A new offering for 2020. Writers need to understand that publication is a business and your book, a product. So, how do you know the best option for you and what is expected of you as a writer and business professional? The Business Track covers five key elements every writer will encounter on the way to publication – whether traditionally published or not. Some sessions may be offered more than once in the schedule in order to afford as many conference attendees as possible the opportunity to attend.
Building Your Platform While Writing Your Book – Paula Chaffee Scardamalia
Whether you are self-publishing or publishing with a traditional house, you are the one responsible for creating your brand and building a platform. That doesn't start after your book is finished but way before. You need to decide who you are to your audience, who your readers are, and how to reach and engage them. Newsletters, blogs, social media, press packets, and street teams are all tools to help you get your books sold and read. Paula will introduce these to you as well as help you identify which of these tools might be the best fit for you.
Legal Issues for Writers – Caridad Pineiro
Learn about the different kinds of terms writers may encounter in traditional publishing contracts as well as terms of service and contracts for self-publishing venues. There will also be a brief introduction to intellectual property and how writers may protect their works.
Path to Publication – Caridad Pineiro
Review the various publishing options (traditional path for fiction and non-fiction, hybrid presses pros and cons, decision to self-publish), and how to decide what approach is best for you. Also, the key elements of presentation – your elevator pitch about your book, what a query must do, what must be in a good book proposal and more.
What Editors Want – Lynne Barrett
Learn about submitting fiction, nonfiction, and poetry to magazines (print and online) and anthologies, including how to find and assess journals, with an overview of the stages of the submission process, including record-keeping, understanding rejections, persistence, and making the most of publication when it happens.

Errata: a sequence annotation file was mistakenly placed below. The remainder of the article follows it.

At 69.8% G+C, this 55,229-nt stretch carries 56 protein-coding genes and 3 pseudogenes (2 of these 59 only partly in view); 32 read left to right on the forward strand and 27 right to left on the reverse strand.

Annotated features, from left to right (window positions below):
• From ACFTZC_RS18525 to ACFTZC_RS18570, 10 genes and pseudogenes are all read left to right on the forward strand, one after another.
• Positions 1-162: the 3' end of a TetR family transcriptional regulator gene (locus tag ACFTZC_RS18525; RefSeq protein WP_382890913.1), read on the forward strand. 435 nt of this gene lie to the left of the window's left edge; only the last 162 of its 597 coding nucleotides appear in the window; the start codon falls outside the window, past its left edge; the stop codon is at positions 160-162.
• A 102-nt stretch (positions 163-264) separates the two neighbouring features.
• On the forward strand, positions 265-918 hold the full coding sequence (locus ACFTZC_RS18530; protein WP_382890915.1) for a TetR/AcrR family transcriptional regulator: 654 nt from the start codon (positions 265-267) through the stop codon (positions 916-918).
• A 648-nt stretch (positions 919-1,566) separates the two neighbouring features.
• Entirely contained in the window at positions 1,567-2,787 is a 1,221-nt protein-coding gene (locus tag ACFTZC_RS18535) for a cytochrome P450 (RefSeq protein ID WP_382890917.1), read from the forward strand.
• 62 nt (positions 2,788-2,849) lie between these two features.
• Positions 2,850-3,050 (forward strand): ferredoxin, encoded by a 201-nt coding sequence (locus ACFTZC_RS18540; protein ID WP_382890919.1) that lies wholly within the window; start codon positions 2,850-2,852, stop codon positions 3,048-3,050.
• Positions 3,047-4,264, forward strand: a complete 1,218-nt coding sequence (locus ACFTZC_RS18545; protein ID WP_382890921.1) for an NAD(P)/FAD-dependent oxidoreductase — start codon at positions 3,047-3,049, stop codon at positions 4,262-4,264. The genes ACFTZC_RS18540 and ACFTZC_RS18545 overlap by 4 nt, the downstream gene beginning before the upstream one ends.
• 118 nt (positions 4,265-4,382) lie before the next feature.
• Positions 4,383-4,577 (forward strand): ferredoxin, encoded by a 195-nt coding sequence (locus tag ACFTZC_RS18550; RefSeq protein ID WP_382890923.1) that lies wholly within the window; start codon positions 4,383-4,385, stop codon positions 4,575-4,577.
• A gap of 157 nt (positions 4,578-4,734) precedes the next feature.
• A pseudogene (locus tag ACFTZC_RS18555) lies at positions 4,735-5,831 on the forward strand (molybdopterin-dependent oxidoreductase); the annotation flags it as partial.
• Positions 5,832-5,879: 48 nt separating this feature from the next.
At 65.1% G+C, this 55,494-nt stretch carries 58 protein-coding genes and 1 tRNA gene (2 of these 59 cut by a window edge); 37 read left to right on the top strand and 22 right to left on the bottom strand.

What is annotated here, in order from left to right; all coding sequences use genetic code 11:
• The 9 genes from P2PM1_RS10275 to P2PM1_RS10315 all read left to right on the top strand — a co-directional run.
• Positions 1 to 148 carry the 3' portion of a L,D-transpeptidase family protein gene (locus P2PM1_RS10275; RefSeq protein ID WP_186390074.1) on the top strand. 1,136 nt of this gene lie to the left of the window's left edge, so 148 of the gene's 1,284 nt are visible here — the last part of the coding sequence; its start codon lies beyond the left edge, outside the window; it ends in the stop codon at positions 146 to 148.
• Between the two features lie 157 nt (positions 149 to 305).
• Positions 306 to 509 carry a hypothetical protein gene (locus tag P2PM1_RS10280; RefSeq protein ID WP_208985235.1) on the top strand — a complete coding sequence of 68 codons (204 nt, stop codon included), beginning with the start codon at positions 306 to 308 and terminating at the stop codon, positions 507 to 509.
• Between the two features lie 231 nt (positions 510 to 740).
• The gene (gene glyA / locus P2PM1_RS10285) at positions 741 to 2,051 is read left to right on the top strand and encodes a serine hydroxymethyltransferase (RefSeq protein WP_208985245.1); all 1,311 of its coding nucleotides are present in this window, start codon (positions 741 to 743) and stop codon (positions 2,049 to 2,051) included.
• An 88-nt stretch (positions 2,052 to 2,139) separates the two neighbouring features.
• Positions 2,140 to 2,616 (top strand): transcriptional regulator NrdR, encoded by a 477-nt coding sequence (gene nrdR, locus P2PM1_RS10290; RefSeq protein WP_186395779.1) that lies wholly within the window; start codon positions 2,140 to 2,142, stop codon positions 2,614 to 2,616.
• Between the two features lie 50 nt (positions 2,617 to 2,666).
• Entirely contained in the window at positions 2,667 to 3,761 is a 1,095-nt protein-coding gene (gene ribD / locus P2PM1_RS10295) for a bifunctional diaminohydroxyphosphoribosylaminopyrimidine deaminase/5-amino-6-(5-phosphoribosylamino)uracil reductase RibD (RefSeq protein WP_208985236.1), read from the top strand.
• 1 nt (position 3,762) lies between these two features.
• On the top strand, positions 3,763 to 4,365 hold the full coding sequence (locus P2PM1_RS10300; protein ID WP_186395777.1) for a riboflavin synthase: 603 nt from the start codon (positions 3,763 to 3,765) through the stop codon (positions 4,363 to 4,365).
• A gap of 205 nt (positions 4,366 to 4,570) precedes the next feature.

Advanced Fiction Intensive: A Path Through the Labyrinth – Lynne Barrett
Take your fiction on “A Path Through the Labyrinth,” in a manuscript-based advanced fiction workshop in which you’ll receive feedback on your work in progress and learn how to approach revision in productive stages. We’ll focus on aspects of fiction technique including scenic development, the roles of active characters, plot, point of view, effective use of place, pace and time, exposition, and outcomes, as well as understanding stages of revision and the process of submitting work for publication. Reserve your place now to be in a group of no more than ten fiction writers who’ll get individual constructive feedback and gain experience in assessing drafts, making clearer the pathways and options a piece opens up, and come away with guidance on how to bring your fiction projects to a new level.
Work can be in any fiction genre: realist, mystery, suspense, fantasy, sci-fi, historical, romance, western, etc. for adults or YA audiences. Participants must, of course, be open to suggestions for revision. Advanced registration and advanced submission are required. $100 fee. Space is limited. Samples are due by 6/15/20 and can be a complete short story, a section of a story, novella, or novel, or multiple pieces of flash fiction, but must come to no more than 3,000 words in standard fiction format for manuscripts. Full details will be provided after you register.
Fiction Critique – Cathleen O'Connor & Caridad Pineiro
Offered on Wednesday and Saturday, critique sessions are open to all. You'll sign up for a 15-minute reading and feedback session. We ask that you bring and read at least the first page of your work—not an excerpt from somewhere in the middle of your piece—and no more than the first four pages. Verbal feedback is given by the session leader, followed by feedback from peers. Feedback is couched in positive terms, and is meant to help you grow, not to cut you down. You’ll learn as much by participating in critiquing as from having your own work critiqued, so make a point to drop in!
Kidlit 101 – Jen Malone
If you’re interested in expanding your writing repertoire or simply curious about the children’s book market, this intro to “kidlit” session is for you! Over the course of the week we’ll do a deep dive into the category (from board book to young adult) – examining trends in the marketplace, hallmarks of books for each age group, and do's and don'ts of content to include or omit. We’ll discuss how to research for young readers, ways to market to them, and where to seek homes for your stories. Most importantly, we’ll devote time to developing or enhancing an authentic kid voice to grab readers and hook them in, with time dedicated to writing prompts and peer critique.
Story Structure Superpowers! – Cathleen O'Connor
We'll cover the elements of story structure: